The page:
Apr 16, 2014; Denver, CO, USA; Denver Nuggets forward Kenneth Faried (35) dunks the ball during the first quarter against the Golden State Warriors at Pepsi Center. Mandatory Credit: Chris Humphreys-USA TODAY Sports

Memories of Past Nuggets Drafts - The Good and the BAD

With the 2014 NBA Entry Draft less than 24 hours away, I thought I would look back at memories I have of Nuggets drafts from the past.  And like any other sport, the NBA draft is more of a crapshoot than a constant.  So the Nuggets have had their ups and downs in past drafts and I thought I would recap some of the ones that were more memorable to me.  I have lived in Denver since 1981 so I won’t analyze anything before that draft and I will give you all some background and results of a few of the more interesting and memorable drafts.  They may not be memorable because the Nuggets made horrible draft picks.  They may not even be memorable because the Nuggets made what turned out to be great draft picks.  They may be memorable because of the events surrounding the draft or the state of the Nuggets franchise at the time.  So get ready for a walk down the Memory Lane of Denver Nuggets Drafts.

I guess I can start off with the ’81 draft because that was the first one that I experienced as a proud Colorado resident.  The thing that stands out about that draft is that the Nuggets made 7 picks (The draft was 10 rounds back then!) and the players they selected played a COMBINED 9 games for the franchise.  This was a harbinger of things to come in the next few years because between 1981 and 1984 the Nuggets made 34 draft picks and only 5 actually ever played for the Nuggets.  The most significant thing I remember about those drafts is that the Nuggets selected Point Guard Rob Williams out of the University of Houston in the first round in 1982 and before the first game of the season Doug Moe had dubbed Williams “That fat little hog”!  Not a great nickname for a first round draft pick!  Williams would go on to play only 153 games for the Nuggets which is less than 2 full seasons and was out of the league by 1984.  A sad note about Williams is that he passed away at the age of 52 earlier this year of congestive heart failure.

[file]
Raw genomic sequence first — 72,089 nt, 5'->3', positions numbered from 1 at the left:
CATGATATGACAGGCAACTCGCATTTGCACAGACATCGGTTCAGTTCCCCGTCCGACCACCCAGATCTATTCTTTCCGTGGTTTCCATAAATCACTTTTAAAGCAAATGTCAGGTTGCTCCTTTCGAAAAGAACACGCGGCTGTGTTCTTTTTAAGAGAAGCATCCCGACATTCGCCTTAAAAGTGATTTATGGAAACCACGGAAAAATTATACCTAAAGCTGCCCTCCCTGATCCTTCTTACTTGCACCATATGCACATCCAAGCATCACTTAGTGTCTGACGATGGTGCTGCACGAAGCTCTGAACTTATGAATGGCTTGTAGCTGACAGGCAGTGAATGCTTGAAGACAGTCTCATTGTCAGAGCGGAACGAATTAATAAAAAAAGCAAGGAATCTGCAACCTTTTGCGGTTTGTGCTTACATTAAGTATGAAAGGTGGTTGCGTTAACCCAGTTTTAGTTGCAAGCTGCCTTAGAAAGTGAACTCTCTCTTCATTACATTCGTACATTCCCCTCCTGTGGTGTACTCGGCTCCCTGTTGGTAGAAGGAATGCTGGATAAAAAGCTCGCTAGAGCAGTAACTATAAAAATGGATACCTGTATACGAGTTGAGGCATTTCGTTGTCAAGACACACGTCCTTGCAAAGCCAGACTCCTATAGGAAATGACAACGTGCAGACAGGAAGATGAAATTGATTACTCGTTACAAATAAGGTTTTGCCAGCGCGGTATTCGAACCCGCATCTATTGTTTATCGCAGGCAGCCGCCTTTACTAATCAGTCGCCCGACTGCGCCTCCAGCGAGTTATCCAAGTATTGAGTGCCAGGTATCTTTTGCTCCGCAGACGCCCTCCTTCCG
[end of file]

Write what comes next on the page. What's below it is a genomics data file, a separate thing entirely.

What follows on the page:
In 1985, the Nuggets selected a smooth shooting center out of the University of Oregon named Blair Rasmussen and this was actually the first decent pick the team had made since they chose Guard Mike Evans out of Kansas State in the first round of the 1978 Entry Draft.  This pick was widely panned by Nuggets fans at the time because future hall of famer Joe Dumars out of McNeese State was available and was widely reagrded as the best shooting guard in that draft.  But Rasmussen played 8 NBA seasons and 532 NBA Games with the Nuggets and the Atlanta Hawks before retiring in 1993.  His high water mark was the 1990-1991 season with the Nuggets when he averaged 12.5 points, 5.5 rebounds and 1.9 blocks which garnered him a substantial free agent contract with the Hawks that offseason.

The 1988 draft is another one the Nuggets would like to forget.  They drafted backboard breaking forward Jerome Lane out of the University of Pittsburgh with the 23rd pick in the first round but made another huge mistake when they selected Vernon “Mad Max” Maxwell in the second round and immediately traded him to the San Antonio Spurs.  Maxwell would go on to a successful 13 year career in the NBA and help the Houston Rockets to the NBA title in 1994 and 1995 with his clutch 3 point shooting and defense.  Lane would not have as good a career as “Mad Max”.  Lane was most known for shattering a backboard in a Big East Conference game when he was a Sophomore at Pitt but never became the player the Nuggets thought he would be in the NBA.

The Nuggets went into the tank after Doug Moe was fired after the 1989 season and ended up with the 3rd pick in the 1990 Entry Draft.  This is when the franchise’s draft fortunes would start to turn around for a while.  They went ahead and selected the NCAA scoring leader from the 1990 season out of LSU, Chris Jackson.  He would play 7 seasons with the Nuggets and be a big part of the mid-90’s resurection of the franchise with his smooth outside shooting and ridiculous ability to score in a number of ways.

After the Nuggets selected Jackson in 1990 they hit the NBA Draft Lottery jackpot in 1991 when they selected Georgetown Center Dikembe Mutombo with the 4th pick in the draft.  Mutombo was a true 7′ 1″ Center and had studied under the tuteledge of coach John Thompson and Hall of Famer Patrick Ewing at Georgetown.  He was a shot blocking machine and was known for his patented “Finger Wag” after throwing an opponent’s shot into the 5th row.  Mutombo and Jackson would become part of the the core of the Nuggets team that upset the Seattle SuperSonics as an 8 seed in the 1994 playoffs.  He would play 5 seasons with the Nuggets and the team made the eternal mistake of not re-signing Mutombo when he became a free agent after the 1996 season. This set the franchise back 7 years and is still a tough thing for me to swallow.  That ’94 team may have had enough talent to challenge the Lakers and Jazz for Western Conference supremecy if they kept that roster together.